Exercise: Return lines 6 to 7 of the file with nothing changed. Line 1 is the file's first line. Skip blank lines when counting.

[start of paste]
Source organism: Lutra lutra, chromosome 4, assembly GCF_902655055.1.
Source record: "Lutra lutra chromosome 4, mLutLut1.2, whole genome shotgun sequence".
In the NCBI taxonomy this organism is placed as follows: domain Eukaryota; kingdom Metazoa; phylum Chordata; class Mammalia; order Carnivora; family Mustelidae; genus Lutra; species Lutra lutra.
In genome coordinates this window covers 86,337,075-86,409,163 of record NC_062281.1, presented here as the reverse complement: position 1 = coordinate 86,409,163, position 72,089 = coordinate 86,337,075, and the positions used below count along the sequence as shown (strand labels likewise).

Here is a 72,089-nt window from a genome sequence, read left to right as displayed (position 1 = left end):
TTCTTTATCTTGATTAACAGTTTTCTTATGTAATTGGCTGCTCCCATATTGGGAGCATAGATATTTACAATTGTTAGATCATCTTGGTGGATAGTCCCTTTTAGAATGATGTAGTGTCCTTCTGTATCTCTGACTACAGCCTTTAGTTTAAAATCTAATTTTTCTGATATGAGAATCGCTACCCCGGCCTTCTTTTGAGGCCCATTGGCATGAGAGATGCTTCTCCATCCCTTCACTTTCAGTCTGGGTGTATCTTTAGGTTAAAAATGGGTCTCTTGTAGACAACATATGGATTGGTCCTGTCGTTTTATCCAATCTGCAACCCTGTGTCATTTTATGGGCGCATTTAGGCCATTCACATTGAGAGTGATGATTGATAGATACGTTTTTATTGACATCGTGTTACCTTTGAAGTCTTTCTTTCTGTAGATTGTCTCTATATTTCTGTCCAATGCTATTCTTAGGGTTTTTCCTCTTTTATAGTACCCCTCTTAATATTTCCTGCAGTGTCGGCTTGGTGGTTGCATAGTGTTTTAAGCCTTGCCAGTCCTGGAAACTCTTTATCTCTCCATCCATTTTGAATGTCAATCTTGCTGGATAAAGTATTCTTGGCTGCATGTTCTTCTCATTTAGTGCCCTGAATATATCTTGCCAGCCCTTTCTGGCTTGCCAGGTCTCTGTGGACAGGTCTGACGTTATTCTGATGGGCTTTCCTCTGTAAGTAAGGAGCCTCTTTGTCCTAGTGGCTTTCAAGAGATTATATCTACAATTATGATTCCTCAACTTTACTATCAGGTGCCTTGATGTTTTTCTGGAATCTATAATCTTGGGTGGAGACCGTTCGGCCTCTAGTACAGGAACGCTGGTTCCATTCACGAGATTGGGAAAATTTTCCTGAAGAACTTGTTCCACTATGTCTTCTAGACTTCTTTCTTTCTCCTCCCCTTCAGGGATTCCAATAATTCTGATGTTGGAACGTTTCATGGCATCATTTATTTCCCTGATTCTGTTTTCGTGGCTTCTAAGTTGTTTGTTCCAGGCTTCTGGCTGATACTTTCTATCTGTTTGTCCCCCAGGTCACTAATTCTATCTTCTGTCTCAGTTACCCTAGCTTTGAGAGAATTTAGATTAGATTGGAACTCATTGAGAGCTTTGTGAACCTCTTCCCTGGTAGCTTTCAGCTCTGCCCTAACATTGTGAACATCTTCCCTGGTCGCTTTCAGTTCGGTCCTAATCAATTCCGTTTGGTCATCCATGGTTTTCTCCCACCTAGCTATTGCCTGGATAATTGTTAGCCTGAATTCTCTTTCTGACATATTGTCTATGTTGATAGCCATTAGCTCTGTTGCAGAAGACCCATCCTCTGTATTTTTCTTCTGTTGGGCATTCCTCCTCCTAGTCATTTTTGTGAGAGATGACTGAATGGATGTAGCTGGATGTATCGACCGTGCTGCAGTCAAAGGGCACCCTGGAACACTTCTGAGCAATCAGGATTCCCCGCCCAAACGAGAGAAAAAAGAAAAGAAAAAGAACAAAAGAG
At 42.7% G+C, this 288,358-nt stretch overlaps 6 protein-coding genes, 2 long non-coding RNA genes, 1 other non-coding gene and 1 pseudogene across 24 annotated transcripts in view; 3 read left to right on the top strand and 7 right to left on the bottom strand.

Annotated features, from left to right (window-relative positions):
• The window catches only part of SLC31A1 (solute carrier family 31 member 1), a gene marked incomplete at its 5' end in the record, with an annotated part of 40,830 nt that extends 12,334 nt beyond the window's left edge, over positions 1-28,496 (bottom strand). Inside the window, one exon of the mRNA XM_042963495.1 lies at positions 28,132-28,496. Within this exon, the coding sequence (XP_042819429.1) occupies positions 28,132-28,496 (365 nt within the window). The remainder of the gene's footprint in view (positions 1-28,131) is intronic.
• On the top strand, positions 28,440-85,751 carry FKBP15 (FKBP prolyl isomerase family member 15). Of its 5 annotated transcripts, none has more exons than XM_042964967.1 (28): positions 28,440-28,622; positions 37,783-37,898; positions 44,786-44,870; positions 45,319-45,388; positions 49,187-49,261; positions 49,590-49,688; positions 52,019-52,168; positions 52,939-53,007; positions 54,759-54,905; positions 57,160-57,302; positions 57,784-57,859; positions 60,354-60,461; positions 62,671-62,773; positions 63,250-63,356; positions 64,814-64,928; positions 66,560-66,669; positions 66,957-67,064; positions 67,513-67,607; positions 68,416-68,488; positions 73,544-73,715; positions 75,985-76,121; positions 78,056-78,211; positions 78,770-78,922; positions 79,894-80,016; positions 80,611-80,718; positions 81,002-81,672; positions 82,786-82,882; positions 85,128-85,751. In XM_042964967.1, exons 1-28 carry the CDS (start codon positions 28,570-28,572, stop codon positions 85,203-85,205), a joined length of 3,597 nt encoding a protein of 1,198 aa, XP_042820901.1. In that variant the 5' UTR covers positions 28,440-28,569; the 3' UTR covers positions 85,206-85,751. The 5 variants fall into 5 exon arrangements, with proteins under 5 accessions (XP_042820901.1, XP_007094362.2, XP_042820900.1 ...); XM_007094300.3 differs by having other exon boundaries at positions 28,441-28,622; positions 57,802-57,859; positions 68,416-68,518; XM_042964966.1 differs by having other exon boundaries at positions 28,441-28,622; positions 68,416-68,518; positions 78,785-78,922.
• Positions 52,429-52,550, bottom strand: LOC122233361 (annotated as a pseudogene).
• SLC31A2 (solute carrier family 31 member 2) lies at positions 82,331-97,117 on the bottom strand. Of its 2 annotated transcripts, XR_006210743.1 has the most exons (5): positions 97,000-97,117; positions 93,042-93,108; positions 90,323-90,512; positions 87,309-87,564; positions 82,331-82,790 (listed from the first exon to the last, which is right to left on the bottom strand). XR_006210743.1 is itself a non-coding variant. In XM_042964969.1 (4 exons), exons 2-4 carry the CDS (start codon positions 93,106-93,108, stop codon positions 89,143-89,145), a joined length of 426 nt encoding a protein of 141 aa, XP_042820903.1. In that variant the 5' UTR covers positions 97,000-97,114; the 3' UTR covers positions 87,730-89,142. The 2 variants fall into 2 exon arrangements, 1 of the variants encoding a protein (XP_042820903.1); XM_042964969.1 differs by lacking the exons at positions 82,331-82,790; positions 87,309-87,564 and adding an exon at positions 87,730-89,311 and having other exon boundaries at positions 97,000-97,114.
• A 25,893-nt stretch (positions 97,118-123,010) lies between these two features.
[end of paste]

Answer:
TTCTTTATCTTGATTAACAGTTTTCTTATGTAATTGGCTGCTCCCATATTGGGAGCATAGATATTTACAATTGTTAGATCATCTTGGTGGATAGTCCCTTTTAGAATGATGTAGTGTCCTTCTGTATCTCTGACTACAGCCTTTAGTTTAAAATCTAATTTTTCTGATATGAGAATCGCTACCCCGGCCTTCTTTTGAGGCCCATTGGCATGAGAGATGCTTCTCCATCCCTTCACTTTCAGTCTGGGTGTATCTTTAGGTTAAAAATGGGTCTCTTGTAGACAACATATGGATTGGTCCTGTCGTTTTATCCAATCTGCAACCCTGTGTCATTTTATGGGCGCATTTAGGCCATTCACATTGAGAGTGATGATTGATAGATACGTTTTTATTGACATCGTGTTACCTTTGAAGTCTTTCTTTCTGTAGATTGTCTCTATATTTCTGTCCAATGCTATTCTTAGGGTTTTTCCTCTTTTATAGTACCCCTCTTAATATTTCCTGCAGTGTCGGCTTGGTGGTTGCATAGTGTTTTAAGCCTTGCCAGTCCTGGAAACTCTTTATCTCTCCATCCATTTTGAATGTCAATCTTGCTGGATAAAGTATTCTTGGCTGCATGTTCTTCTCATTTAGTGCCCTGAATATATCTTGCCAGCCCTTTCTGGCTTGCCAGGTCTCTGTGGACAGGTCTGACGTTATTCTGATGGGCTTTCCTCTGTAAGTAAGGAGCCTCTTTGTCCTAGTGGCTTTCAAGAGATTATATCTACAATTATGATTCCTCAACTTTACTATCAGGTGCCTTGATGTTTTTCTGGAATCTATAATCTTGGGTGGAGACCGTTCGGCCTCTAGTACAGGAACGCTGGTTCCATTCACGAGATTGGGAAAATTTTCCTGAAGAACTTGTTCCACTATGTCTTCTAGACTTCTTTCTTTCTCCTCCCCTTCAGGGATTCCAATAATTCTGATGTTGGAACGTTTCATGGCATCATTTATTTCCCTGATTCTGTTTTCGTGGCTTCTAAGTTGTTTGTTCCAGGCTTCTGGCTGATACTTTCTATCTGTTTGTCCCCCAGGTCACTAATTCTATCTTCTGTCTCAGTTACCCTAGCTTTGAGAGAATTTAGATTAGATTGGAACTCATTGAGAGCTTTGTGAACCTCTTCCCTGGTAGCTTTCAGCTCTGCCCTAACATTGTGAACATCTTCCCTGGTCGCTTTCAGTTCGGTCCTAATCAATTCCGTTTGGTCATCCATGGTTTTCTCCCACCTAGCTATTGCCTGGATAATTGTTAGCCTGAATTCTCTTTCTGACATATTGTCTATGTTGATAGCCATTAGCTCTGTTGCAGAAGACCCATCCTCTGTATTTTTCTTCTGTTGGGCATTCCTCCTCCTAGTCATTTTTGTGAGAGATGACTGAATGGATGTAGCTGGATGTATCGACCGTGCTGCAGTCAAAGGGCACCCTGGAACACTTCTGAGCAATCAGGATTCCCCGCCCAAACGAGAGAAAAAAGAAAAGAAAAAGAACAAAAGAG
At 42.7% G+C, this 288,358-nt stretch overlaps 6 protein-coding genes, 2 long non-coding RNA genes, 1 other non-coding gene and 1 pseudogene across 24 annotated transcripts in view; 3 read left to right on the top strand and 7 right to left on the bottom strand.